As Regulations Roll Back, Environmentalists Take Fossil Fuels To Court


In a time when environmental regulations and protection statues are being removed and rescinded in the United States and elsewhere, we are threatened for a serious return to overt, uncontrolled corporate consumption of the world's natural resources - a phenomenon that was rejected in the 1970's with the passage of legal protections such as the Clean Air Act and Clean Water Act that protected citizens from the consequential, health-harming effects of pollution associated with fossil fuels, industrial manufacturing and agriculture, and the general poisoning of air, streams, rivers, coasts and ocean to a degree no longer acceptable by the public.

From the very moment of creation of these legal frameworks, corporate interests began an insidious, incremental attack through exception, exemption, tax credits, and other means to prolong the profitable enterprise without such controls to maximize profits no matter what the human devastation that ensued. And so we see communities destroyed, land and water polluted, and political action taken to put the vested interests in power to continue the return. It has never been more evident and deleterious than it is today.

To combat this inexorable regress, environmentalists have abandoned politics for law. The Center for Biological Diversity, for example, has brought hundreds of lawsuits under the Endangered Species Act to enforce application of the law to protect fauna from this industrial return. Other organizations have sued to conserve plants and marine species through a network of land-based reserves or marine protected areas. Individual suits are brought against developers, tourism promoters, and governments, using local ordinances and state laws to oppose enterprise oblivious to the value of clean air to breathe, natural parks, coasts, and the deep ocean. One we have spoken about here often is the Children's Trust suit in federal court to force the U.S. Government to apply the legal precedent of the Public Trust Doctrine to the licensing of private consumption of natural resources to exhaustion, a "taking" through misapplication of the law of natural value from ensuing generations. Despite intense government opposition, that case is moving through the courts toward most probably a hearing by the U.S. Supreme Court.

Of course, among all these, the fossil fuel industry has been the most egregious in its indifference and direct action toward business as usual, and hydro-fracturing, a process used to force additional fossil fuels from spent or marginal wells, is promoted, seemingly an extension of supply even when there is a world glut, and certainly a process with well documented disastrous impacts on land, water, and communities. Over and over again, the suits are brought, the briefs filed, the opinions rendered, the appeals made, as the process grinds on as an apparently inexorable waste of time, money, and human health.

Last month, a case against fracking was brought before an international tribunal - The Permanent People's Tribunal on Human Rights, Fracking and Climate Change - that asked its judges to apply the standards of international human rights law and to render an opinion on the following four questions:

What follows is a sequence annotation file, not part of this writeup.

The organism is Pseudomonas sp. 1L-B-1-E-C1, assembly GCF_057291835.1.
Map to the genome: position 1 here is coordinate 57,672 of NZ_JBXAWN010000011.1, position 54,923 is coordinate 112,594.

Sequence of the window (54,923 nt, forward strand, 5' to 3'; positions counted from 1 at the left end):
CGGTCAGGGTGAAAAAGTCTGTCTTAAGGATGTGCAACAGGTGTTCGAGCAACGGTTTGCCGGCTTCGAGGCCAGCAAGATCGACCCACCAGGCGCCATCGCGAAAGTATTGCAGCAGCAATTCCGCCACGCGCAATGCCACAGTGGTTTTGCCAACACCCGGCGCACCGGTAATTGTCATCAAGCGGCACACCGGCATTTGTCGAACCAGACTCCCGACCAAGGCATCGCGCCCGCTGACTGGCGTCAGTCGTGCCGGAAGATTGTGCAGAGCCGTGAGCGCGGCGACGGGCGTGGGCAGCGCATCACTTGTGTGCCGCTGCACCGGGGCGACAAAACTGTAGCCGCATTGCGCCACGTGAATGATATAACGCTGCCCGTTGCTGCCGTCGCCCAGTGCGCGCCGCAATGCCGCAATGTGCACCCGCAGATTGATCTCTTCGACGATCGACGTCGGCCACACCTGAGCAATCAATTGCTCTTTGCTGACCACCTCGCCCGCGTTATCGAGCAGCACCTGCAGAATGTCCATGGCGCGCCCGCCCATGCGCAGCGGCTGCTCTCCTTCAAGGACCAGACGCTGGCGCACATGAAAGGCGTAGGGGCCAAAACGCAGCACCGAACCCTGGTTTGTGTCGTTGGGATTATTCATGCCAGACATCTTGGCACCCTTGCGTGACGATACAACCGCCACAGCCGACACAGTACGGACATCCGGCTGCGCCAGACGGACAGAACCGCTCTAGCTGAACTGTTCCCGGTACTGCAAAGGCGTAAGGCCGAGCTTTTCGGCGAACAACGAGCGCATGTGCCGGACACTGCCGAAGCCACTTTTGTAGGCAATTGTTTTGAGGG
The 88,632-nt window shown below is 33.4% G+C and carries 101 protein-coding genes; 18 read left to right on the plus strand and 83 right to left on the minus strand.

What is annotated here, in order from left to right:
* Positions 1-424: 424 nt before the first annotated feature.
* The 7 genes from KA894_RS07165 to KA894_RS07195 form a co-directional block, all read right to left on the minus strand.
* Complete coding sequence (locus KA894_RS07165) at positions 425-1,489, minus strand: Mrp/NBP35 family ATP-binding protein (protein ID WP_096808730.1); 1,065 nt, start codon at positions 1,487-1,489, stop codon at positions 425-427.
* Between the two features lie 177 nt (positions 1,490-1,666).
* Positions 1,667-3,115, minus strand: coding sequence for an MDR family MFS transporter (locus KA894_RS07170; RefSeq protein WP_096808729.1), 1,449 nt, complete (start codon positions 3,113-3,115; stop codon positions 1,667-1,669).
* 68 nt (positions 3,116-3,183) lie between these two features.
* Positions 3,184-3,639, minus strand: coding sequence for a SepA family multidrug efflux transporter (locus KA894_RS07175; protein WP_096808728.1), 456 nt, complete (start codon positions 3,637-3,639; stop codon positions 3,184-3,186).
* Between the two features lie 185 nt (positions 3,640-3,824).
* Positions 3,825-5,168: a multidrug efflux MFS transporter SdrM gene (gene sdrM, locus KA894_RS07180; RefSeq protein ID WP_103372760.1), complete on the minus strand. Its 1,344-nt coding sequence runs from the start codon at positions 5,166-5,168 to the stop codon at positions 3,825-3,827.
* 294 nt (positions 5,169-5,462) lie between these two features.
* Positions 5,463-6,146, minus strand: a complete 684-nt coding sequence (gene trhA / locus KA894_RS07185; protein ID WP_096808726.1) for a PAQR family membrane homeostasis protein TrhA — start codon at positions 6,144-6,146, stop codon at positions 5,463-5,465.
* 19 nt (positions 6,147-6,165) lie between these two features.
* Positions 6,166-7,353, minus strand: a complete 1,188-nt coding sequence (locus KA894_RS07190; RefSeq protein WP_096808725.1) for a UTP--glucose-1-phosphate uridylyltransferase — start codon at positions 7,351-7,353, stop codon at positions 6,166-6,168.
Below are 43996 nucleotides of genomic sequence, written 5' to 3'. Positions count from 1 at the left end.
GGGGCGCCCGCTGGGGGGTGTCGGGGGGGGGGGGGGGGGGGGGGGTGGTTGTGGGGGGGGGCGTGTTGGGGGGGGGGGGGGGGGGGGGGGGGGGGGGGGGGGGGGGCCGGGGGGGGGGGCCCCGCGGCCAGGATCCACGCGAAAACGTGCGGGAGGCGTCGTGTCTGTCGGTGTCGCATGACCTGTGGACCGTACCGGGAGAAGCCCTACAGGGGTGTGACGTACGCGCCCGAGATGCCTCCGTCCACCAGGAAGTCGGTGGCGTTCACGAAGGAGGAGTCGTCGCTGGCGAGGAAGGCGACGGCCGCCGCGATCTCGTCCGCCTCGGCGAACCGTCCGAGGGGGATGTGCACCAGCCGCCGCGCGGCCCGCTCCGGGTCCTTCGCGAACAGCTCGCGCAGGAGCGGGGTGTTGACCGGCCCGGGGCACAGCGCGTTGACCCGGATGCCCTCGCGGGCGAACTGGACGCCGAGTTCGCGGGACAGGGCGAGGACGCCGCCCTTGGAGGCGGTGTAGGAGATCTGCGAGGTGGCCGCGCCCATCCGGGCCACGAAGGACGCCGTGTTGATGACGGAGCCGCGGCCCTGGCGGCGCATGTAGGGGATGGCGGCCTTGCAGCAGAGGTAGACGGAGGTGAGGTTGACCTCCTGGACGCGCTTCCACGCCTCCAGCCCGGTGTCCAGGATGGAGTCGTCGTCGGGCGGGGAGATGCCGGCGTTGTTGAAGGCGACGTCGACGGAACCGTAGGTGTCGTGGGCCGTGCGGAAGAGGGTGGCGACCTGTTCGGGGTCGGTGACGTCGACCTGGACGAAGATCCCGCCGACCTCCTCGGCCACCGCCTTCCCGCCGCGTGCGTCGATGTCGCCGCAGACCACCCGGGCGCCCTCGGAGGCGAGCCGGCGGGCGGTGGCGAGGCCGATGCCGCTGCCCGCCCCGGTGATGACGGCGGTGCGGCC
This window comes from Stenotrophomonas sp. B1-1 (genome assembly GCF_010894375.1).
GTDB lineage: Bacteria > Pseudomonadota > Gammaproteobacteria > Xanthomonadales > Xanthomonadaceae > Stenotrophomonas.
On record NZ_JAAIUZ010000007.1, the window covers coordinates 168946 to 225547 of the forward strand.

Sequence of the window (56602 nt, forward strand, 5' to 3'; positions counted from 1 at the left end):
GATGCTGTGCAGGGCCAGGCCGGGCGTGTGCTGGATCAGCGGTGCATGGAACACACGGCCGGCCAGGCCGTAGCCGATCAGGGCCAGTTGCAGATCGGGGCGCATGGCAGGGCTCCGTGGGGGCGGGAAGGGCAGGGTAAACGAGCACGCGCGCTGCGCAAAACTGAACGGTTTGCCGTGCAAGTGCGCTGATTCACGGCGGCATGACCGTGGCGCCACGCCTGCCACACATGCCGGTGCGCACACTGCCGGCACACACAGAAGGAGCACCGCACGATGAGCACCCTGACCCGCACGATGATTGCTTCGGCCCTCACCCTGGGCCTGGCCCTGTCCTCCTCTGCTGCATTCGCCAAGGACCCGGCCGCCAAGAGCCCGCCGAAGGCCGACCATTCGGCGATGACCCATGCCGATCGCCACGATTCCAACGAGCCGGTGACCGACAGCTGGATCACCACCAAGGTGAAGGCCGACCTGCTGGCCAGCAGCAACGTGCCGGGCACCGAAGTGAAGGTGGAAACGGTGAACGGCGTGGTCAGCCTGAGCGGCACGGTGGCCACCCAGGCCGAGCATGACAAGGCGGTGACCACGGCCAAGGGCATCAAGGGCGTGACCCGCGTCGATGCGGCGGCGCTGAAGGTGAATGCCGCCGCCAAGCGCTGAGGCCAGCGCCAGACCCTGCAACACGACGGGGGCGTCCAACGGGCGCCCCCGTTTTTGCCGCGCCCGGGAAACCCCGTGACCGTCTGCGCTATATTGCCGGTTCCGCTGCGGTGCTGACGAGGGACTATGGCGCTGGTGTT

1. Under what circumstance do fracking and other unconventional oil and gas extraction techniques breach substantive and procedural human rights protected by international law as matter of treaty or custom?
  2. Under what circumstance to these techniques warrant the issuance of provisional measures or judgment enjoining further activity, remediation relief, of damages for causing environmental harm?
  3. What is the extent of responsibility and liability of States and non-state actors for violation of human rights and for environmental and climate harm cause by these techniques?
  4. What is the responsibility and liability of these actors, both legal and moral, for violations of the rights of nature related to environmental and climate harm?

Experts will be called to testify, exhibits will be introduced, arguments will be made to sway the judges' opinion. This may all seem like a charade to some, but I think not. What is happening here is that the force of those advocating for interaction with nature for the benefit of all mankind, not for the shareholders and industry profiteers, has reached the highest level in a global court of law and public judgment. It is such a sad story, and it cannot continue despite the regressive efforts of those most vested interests. There must be accountability and judgment. Too much damage has been done to the land; it is visible for all to see. Too much injury has been done to families and communities. Too much anger has built toward the demand for redress. Too much of the rule of law and morality has been corrupted to bitter end. Too much consumption of the resources on land and sea has brought us to this critical moment where law, at every level, must be affirmed to protect life, freedom, and social justice. It is that serious; we must pay attention lest the inalienable rights of nature be taken away forever.

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PETER NEILL is founder and director of the W2O and is author of The Once and Future Ocean: Notes Toward a New Hydraulic Society. He is also the host of World Ocean Radio upon which this blog is inspired.